In a way, Dr. Olav Lian is just a grown-up version of the proverbial little boy who likes to pick up rocks at the seashore to see what’s under them.
But along the way, he has collected a bachelor’s degree in physics, a master’s in physical geography, and a doctorate in geology; built state-of-the-art luminescence dating research laboratories in New Zealand and England, and now at the University of the Fraser Valley; participated in and led cutting-edge research on environmental change; and trained and mentored several UFV undergraduate students as they launched their academic research careers.
For his collaborative approach to research and his guidance of UFV students, Lian has been awarded the inaugural Research Excellence award at UFV.
While the recognition is nice for Lian, he says he’s just doing something he loves.
“I get an incredible amount of joy out doing research and making discoveries,” he says. “One of my colleagues and I were joking that we’re still like little kids. We keep turning over rocks. Some people grow up and lose their curiosity, but we are still looking under the rocks.”
He also derives great joy from sharing his passion for scientific inquiry with others, and believes that an active peer-reviewed research career is essential for effective teaching at the undergraduate level
“It’s a wonderful feeling making others aware of the opportunities that exist for pursuing research. If I see any sort of spark in a student, the potential, the desire, and the love of the natural environment, I try to give them the opportunity to fulfill their dreams. Being taught in a classroom setting from a textbook should only be a small part of a student’s educational experience”
Understanding timing of environmental change using grains of sand as “clocks” has been a lifetime’s work for Lian. As geochronologists, Lian and his associates view time very differently than many of us; they do this by studying the physical environment as it has changed over the millennia by analyzing long-buried grains of sand using a technique called luminescence dating, which allows one to date when grains of sand buried within a landscape were last exposed to sunlight — or when that landscape was last unstable.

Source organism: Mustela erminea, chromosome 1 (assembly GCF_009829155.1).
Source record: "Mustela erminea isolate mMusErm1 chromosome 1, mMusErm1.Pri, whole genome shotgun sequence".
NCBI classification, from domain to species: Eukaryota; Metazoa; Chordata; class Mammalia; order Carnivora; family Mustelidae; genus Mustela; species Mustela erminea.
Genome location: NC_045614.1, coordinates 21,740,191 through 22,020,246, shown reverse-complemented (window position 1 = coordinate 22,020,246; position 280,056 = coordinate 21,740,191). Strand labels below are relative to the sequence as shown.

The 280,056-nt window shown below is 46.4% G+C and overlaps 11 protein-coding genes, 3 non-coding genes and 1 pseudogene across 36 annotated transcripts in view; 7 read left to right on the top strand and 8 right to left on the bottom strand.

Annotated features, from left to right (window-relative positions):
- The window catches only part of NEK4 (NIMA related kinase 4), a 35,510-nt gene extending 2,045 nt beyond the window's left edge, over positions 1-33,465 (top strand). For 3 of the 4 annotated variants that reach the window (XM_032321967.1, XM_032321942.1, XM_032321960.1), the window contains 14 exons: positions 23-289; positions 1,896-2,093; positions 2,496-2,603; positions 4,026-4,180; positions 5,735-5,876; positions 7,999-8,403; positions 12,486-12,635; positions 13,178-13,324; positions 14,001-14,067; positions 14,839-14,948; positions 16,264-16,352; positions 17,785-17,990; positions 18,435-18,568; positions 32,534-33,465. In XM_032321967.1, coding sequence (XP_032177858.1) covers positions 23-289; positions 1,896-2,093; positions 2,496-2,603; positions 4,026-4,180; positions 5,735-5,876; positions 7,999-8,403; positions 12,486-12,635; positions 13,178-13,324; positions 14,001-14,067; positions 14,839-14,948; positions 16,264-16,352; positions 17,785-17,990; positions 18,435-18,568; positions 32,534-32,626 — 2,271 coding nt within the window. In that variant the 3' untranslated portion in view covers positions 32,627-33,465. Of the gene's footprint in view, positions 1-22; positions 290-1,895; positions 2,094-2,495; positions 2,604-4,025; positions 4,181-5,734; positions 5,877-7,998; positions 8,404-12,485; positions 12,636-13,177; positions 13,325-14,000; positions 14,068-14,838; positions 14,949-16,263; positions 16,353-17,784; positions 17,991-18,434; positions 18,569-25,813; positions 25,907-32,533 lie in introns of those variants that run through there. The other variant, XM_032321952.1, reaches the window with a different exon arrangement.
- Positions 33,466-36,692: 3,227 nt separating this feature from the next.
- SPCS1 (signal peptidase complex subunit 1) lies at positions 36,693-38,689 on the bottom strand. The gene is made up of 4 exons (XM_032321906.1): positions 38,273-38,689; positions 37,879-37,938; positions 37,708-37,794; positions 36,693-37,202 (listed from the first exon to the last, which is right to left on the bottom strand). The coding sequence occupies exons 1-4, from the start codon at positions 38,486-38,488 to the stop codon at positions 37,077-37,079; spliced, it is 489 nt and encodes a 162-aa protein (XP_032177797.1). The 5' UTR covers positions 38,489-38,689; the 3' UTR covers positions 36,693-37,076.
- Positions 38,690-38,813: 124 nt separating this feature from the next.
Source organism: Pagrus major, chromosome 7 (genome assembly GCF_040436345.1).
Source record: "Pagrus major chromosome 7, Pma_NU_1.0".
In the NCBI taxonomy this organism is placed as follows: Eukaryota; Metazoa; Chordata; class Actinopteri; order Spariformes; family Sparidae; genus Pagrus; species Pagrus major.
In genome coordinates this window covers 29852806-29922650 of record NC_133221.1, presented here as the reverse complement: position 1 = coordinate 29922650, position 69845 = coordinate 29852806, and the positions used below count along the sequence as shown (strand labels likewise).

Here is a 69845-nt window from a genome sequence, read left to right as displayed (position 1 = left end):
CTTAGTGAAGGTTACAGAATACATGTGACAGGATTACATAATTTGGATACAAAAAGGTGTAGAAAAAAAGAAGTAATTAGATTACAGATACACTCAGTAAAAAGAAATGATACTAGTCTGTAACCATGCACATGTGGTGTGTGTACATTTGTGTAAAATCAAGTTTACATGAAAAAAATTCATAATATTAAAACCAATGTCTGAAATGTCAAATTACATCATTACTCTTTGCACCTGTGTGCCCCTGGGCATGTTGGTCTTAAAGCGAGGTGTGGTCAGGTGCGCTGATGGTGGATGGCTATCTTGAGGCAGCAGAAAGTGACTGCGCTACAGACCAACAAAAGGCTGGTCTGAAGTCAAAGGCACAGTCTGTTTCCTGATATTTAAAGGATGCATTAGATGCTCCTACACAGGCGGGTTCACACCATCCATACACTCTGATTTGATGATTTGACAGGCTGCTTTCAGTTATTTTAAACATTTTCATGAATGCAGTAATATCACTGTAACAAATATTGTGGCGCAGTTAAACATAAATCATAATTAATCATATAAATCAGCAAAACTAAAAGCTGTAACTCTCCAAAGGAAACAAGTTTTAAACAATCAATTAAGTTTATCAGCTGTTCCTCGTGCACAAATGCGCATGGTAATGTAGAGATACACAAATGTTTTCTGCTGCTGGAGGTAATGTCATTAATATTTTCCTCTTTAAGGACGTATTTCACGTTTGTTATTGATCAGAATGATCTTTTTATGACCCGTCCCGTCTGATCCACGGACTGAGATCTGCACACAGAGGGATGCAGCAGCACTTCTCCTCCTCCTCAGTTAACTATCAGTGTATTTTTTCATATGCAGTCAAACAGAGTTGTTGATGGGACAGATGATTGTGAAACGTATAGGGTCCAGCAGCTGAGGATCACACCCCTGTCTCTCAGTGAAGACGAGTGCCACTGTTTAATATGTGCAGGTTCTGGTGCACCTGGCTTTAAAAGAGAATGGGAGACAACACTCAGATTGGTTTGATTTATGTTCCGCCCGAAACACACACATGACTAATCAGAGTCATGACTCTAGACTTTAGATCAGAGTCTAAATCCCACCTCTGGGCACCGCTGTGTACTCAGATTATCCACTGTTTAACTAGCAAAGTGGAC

A summary letter prepared by Scott Sheffield, chair of the UFV Senate Research Committee, itemized many of Lian’s strengths, noting that his work has been published extensively in major journals, his research has earned him recognition and success in major external grant competitions such as NSERC, which have brought hundreds of thousands of dollars to UFV, and that he has also been a dedicated and active member of the UFV research community, chairing the Research Advisory Council from 2008–10, as well as the new Senate Research Committee from 2010 until the fall of 2011.
“Perhaps most impressive is Dr. Lian’s passionate commitment to bringing his research into his classroom practice, and to mentoring his students in their own budding research careers,” Sheffield noted. “His lab is a place of research, but as his colleague Jonathan Hughes argues, ‘more importantly it is a place for students to engage in inquiry‐based learning.’
“Many students have benefited from opportunities to work with Lian in his research, as well as pursue their own work in his facility. He teaches them research practices, sends them to conferences to present on their work, and often co‐publishes with them to help them build their experience before spring-boarding to new opportunities in the workforce or graduate studies.
“In sum, Dr. Lian is a shining example of research excellence, and a model of how this can be incorporated into a teaching‐focused regional university such as UFV and make it a better place for all,” Sheffield wrote.
When Lian first arrived at UFV in 2005, it was still a university college and did not have a strong research culture, having evolved as primarily a teaching institution. Even when university status was achieved in 2008, it was as a regional undergraduate university, not a research-intensive university with a strong graduate program.
“Some of my colleagues said it would ruin my career to come to a smaller university like UFV, but one of my mentors had been at Simon Fraser University right at the beginning, and recommended the experience of helping to build a university.”
The deal was sealed when UFV agreed to help fund the creation of the luminescence dating laboratory.
“I said to Yvon Dandurand (UFV associate VP of Research), if the university invests in me, I’ll promise to match that investment by attracting external funds and by working to create a place where undergraduate students can get high-quality research experience, meet leaders in their field, mix with the best scientists in BC, and generally be treated like professional researchers.”